If, as is reported, methane is worse than carbon dioxide with regard to its “greenhouse gas” effect, then someone should just toss a lighted match in the North Sea and convert all of those millions of cubic feet of methane to carbon dioxide and water.

  • http://CurlewKeep.name Bryan Bremner

    Wonderful Idea!!! Inject Chlorine => HCL into the atmosphere! I worked at the Bunker Hill Mine in N. Idaho for ONE YEAR – that’s how long it took me to get another job. What they shipped out was Lead, Zink and Sulfuric Acid, but not all of the sulfur was converted to SO4, the rest went out the smokestack to create H2SO4 in the air. That worked out well, the whole valley is now a Superfund site. You know; kills horses, kids, trees, whatever. The company was good about it though, they would pay for the horse but then put a lein on your property to prevent you from claiming any more horses. My kids were tested for lead. I really had this big warm, comfy feeling after that.

    I have 2 comments.

    1. Make sure you know all the reactions before you make a suggestion, the cure may be worse than the problem.

    2. Efficiency, wind turbines, photovoltaics, geothermal, perhaps even some hydro but those are mostly used up, are much safer ways of reducing our dependency on fossil fuels. If you have to get a bicycle, walk, or take mass transit, OK, maybe we could all pay $15 per gallon for gas.

    Update, we fed our horses trucked in hay and moved before our kids had any ill effects – or at least not very serious ones, they both have doctor after their names now.

  • http://CurlewKeep.name Bryan Bremner

    Wonderful Idea!!! Inject Chlorine => HCL into the atmosphere! I worked at the Bunker Hill Mine in N. Idaho for ONE YEAR – that’s how long it took me to get another job. What they shipped out was Lead, Zink and Sulfuric Acid, but not all of the sulfur was converted to SO4, the rest went out the smokestack to create H2SO4 in the air. That worked out well, the whole valley is now a Superfund site. You know; kills horses, kids, trees, whatever. The company was good about it though, they would pay for the horse but then put a lien on your property to prevent you from claiming any more horses. My kids were tested for lead. I really had this big warm, comfy feeling after that.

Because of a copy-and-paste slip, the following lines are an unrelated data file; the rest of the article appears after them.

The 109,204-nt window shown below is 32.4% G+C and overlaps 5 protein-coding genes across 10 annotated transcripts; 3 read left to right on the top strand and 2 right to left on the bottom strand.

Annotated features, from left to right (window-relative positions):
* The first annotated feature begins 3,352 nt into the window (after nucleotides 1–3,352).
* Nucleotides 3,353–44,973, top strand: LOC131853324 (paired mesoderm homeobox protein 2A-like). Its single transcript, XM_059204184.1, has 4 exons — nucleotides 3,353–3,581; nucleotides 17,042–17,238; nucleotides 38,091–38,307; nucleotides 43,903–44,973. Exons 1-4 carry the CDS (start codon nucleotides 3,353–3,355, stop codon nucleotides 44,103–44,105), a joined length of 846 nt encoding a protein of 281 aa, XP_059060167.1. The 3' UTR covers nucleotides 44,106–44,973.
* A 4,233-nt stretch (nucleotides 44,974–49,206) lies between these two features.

I have 2 comments.

    1. Make sure you know all the reactions before you make a suggestion, the cure may be worse than the problem.

    2. Efficiency, wind turbines, photovoltaics, geothermal, perhaps even some hydro but those are mostly used up, are much safer ways of reducing our dependency on fossil fuels. If you have to get a bicycle, walk, or take mass transit, OK, maybe we could all pay $15 per gallon for gas.

    Update, we fed our horses trucked in hay and moved before our kids had any ill effects – or at least not very serious ones, they both have doctor after their names now.

  • Paul

    Bryan: heavy metals are a whole different matter. That valley isn’t a superfund site because of sulfur.

  • gene

    Even if the CO2 output is the same, using natural gas still creates less soot, grime, carcinogens and other pollutants than petroleum based fuels, so its still worth switching over. At least our cities will be cleaner and brighter. We are TOO focused on only the CO2. Lets not get distracted. Plus natural gas can be produced from biofuels, avoiding the need for problem causing foreign policies.

  • http://discovermagazine.com Iain

    As long as we burn fossil fuels all we are doing is kidding ourselves. About a year ago I read an article about fracking and natural gas leakage and apparently 7% of the natural gas leaks away. So that would be like 2 1/3% each at production, transportation and end user sites.

    By the way, on a geological scale, stretching oil out to last an extra 500 or 1000 years is meaningless. All that CO2 will still be around and global temperatures will be rising. Back to the Jurassic for planet Earth.

  • Rick

    #1. Isn’t there an entropy problem with capturing CO2 from burning methane and turning it back into methane or methanol?

NEW ON DISCOVER
OPEN
CITIZEN SCIENCE
ADVERTISEMENT

Discover's Newsletter

Sign up to get the latest science news delivered weekly right to your inbox!

80beats

80beats is DISCOVER's news aggregator, weaving together the choicest tidbits from the best articles covering the day's most compelling topics.
ADVERTISEMENT

See More

ADVERTISEMENT
Collapse bottom bar
+

Login to your Account

X
E-mail address:
Password:
Remember me
Forgot your password?
No problem. Click here to have it e-mailed to you.

Not Registered Yet?

Register now for FREE. Registration only takes a few minutes to complete. Register now »